DraftKings Alleges Former Exec Stole Company Info While At Fanatics CEO’s Home

DraftKings claims to have “a mountain of evidence” outlining former exec Michael Hermalyn’s theft of confidential information dating from a conversation about a role at Fanatics.

Grant Leonard - News Editor at Covers.com
Grant Leonard • News Editor
Mar 19, 2024 • 10:58 ET • 4 min read
Michael Rubin Fanatics
Photo By - USA TODAY Sports

A new court filing by DraftKings hopes to prove that former senior executive Michael Hermalyn did in fact steal confidential information from his former employer before bolting to rival Fanatics just days before Super Bowl LVIII. 

The lawsuit document filed March 14 “demonstrates the urgent need for a preliminary injunction” against Hermalyn because his “theft, deception, and lies are far more extensive and alarming than anyone could have imagined several weeks ago." The suit also lashes out at Fanatics saying that the competitor lured Hermalyn away “to assume the same role he occupied at DK for a multi-million dollar compensation package and then schemed with him to circumvent his one-year noncompetition agreement.”

The allegations are steep. DraftKings claims to have “a mountain of evidence” outlining Hermalyn’s theft of confidential information dating from a conversation about a role at Fanatics on Jan. 11 and when he departed from DK on Feb. 1. Some of this information includes customer lists, marketing strategies, and details of compensation which DraftKings asserts to everything Hermalyn would need to clone the VIP team he led at DK for his new employer.

The striking blow could be the accusation that Hermalyn downloaded many valuable DK business documents to his personal devices while styling at Fanatics CEO Michael Rubin’s home in Los Angeles despite being still employed by DraftKings. 

DraftKings hopes that an attempt to poach DK employees will connect all the dots against Hermalyn. The suit suggests that “the day after he departed from DK, he solicited two valuable DK employees on the VIP team - from the home of Fanatics’ CEO - one of whom applied for a job at Fanatics during their phone call.”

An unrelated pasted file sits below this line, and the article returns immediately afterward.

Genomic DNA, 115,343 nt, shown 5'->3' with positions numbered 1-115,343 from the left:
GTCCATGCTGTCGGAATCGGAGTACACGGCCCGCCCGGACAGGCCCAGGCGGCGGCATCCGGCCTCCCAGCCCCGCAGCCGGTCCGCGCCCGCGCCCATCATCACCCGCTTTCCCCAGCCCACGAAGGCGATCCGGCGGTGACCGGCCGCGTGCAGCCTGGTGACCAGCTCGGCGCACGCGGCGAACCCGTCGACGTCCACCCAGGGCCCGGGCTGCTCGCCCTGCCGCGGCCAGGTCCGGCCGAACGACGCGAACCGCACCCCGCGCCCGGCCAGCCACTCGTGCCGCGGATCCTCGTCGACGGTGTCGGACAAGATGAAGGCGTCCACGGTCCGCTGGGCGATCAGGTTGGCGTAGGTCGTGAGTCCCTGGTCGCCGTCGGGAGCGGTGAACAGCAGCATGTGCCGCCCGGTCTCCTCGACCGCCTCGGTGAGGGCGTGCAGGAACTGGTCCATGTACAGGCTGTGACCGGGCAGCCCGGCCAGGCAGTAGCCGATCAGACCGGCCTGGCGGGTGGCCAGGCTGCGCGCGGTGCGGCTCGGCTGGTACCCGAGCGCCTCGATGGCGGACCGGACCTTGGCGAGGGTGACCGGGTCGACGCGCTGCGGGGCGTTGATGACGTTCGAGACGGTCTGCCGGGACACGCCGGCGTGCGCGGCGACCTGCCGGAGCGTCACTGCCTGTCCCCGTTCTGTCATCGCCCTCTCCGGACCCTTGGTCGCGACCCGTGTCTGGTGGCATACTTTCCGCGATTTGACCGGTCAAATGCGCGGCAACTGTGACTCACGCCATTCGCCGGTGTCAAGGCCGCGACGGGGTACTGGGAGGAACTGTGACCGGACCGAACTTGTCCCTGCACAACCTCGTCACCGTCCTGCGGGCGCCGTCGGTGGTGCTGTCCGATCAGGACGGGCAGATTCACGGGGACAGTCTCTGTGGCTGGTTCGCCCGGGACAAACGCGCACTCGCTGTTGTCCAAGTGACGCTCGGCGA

The suit suggests that Hermalyn offered two senior employees on DK’s VIP team - Andrew Larracey and Hayden Metz - jobs with compensation that was higher than they had at DK, which DraftKings offers as proof that he exploited confidential information since he would only know such figures by being on the inside. 

How did we get here

Hermalyn officially resigned from DraftKings and began his new position with Fanatics on Feb. 1. Just days later, DraftKings filed a suit alleging he hatched a “scheme” to steal from his previous employer.

DraftKings accused Hermalyn of timing his departure to coincide with the biggest betting event of the year, the Super Bowl, to further a scheme to build out Fanatics’ nascent VIP program using DK’s existing customer and business relationships. 

Hermalyn filed his own lawsuit shortly after in an attempt to get out of his non-compete clause with DraftKings, and the Boston-based operator followed up with another countersuit to obtain a temporary restraining order that would prevent Hermalyn from taking its VIP customers. 

U.S. District Judge Julia Kobick ruled in favor of DraftKings, but still permitted Hermalyn to work for Fanatics. Kobick determined that DraftKings supplied enough evidence to exhibit Hermalyn’s likely wrongdoing, and granted a temporary restraining order in that ruling. Hermalyn is still permitted to work for his new employer but is barred from using the company’s information or soliciting DraftKings’ clients or employees. 

Hermalyn claims all of this to be a smear campaign against him, but DraftKings is certainly not backing down. There are now open cases in both Massachusetts and California.

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